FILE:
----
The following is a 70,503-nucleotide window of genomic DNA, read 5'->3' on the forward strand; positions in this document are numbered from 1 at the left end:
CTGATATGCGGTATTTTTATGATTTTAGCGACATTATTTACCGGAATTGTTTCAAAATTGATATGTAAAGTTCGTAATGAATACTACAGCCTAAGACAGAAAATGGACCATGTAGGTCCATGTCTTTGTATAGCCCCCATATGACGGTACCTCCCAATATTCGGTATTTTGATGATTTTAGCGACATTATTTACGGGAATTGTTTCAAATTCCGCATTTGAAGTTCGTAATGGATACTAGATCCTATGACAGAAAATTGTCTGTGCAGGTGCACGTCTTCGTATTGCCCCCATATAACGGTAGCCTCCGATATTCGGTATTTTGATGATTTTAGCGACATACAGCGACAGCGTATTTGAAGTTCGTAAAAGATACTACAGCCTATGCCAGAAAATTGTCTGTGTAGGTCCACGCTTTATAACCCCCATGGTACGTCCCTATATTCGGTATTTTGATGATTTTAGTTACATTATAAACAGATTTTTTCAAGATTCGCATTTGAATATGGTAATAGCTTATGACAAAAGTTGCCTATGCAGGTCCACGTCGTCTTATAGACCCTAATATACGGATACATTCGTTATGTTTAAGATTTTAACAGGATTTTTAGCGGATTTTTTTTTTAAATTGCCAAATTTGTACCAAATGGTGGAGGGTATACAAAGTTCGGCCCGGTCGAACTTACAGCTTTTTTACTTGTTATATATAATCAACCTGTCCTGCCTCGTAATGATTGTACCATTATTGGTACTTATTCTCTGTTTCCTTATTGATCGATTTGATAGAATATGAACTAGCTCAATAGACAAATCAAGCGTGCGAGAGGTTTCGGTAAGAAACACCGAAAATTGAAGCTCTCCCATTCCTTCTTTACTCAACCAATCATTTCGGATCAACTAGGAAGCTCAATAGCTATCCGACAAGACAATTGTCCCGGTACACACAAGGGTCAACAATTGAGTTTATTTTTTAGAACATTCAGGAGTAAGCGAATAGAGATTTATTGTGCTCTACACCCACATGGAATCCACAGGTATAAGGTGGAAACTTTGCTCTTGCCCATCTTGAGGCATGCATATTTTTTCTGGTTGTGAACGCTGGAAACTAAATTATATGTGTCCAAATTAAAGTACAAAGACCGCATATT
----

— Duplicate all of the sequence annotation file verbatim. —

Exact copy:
The following is a 70,503-nucleotide window of genomic DNA, read 5'->3' on the forward strand; positions in this document are numbered from 1 at the left end:
CTGATATGCGGTATTTTTATGATTTTAGCGACATTATTTACCGGAATTGTTTCAAAATTGATATGTAAAGTTCGTAATGAATACTACAGCCTAAGACAGAAAATGGACCATGTAGGTCCATGTCTTTGTATAGCCCCCATATGACGGTACCTCCCAATATTCGGTATTTTGATGATTTTAGCGACATTATTTACGGGAATTGTTTCAAATTCCGCATTTGAAGTTCGTAATGGATACTAGATCCTATGACAGAAAATTGTCTGTGCAGGTGCACGTCTTCGTATTGCCCCCATATAACGGTAGCCTCCGATATTCGGTATTTTGATGATTTTAGCGACATACAGCGACAGCGTATTTGAAGTTCGTAAAAGATACTACAGCCTATGCCAGAAAATTGTCTGTGTAGGTCCACGCTTTATAACCCCCATGGTACGTCCCTATATTCGGTATTTTGATGATTTTAGTTACATTATAAACAGATTTTTTCAAGATTCGCATTTGAATATGGTAATAGCTTATGACAAAAGTTGCCTATGCAGGTCCACGTCGTCTTATAGACCCTAATATACGGATACATTCGTTATGTTTAAGATTTTAACAGGATTTTTAGCGGATTTTTTTTTTAAATTGCCAAATTTGTACCAAATGGTGGAGGGTATACAAAGTTCGGCCCGGTCGAACTTACAGCTTTTTTACTTGTTATATATAATCAACCTGTCCTGCCTCGTAATGATTGTACCATTATTGGTACTTATTCTCTGTTTCCTTATTGATCGATTTGATAGAATATGAACTAGCTCAATAGACAAATCAAGCGTGCGAGAGGTTTCGGTAAGAAACACCGAAAATTGAAGCTCTCCCATTCCTTCTTTACTCAACCAATCATTTCGGATCAACTAGGAAGCTCAATAGCTATCCGACAAGACAATTGTCCCGGTACACACAAGGGTCAACAATTGAGTTTATTTTTTAGAACATTCAGGAGTAAGCGAATAGAGATTTATTGTGCTCTACACCCACATGGAATCCACAGGTATAAGGTGGAAACTTTGCTCTTGCCCATCTTGAGGCATGCATATTTTTTCTGGTTGTGAACGCTGGAAACTAAATTATATGTGTCCAAATTAAAGTACAAAGACCGCATATT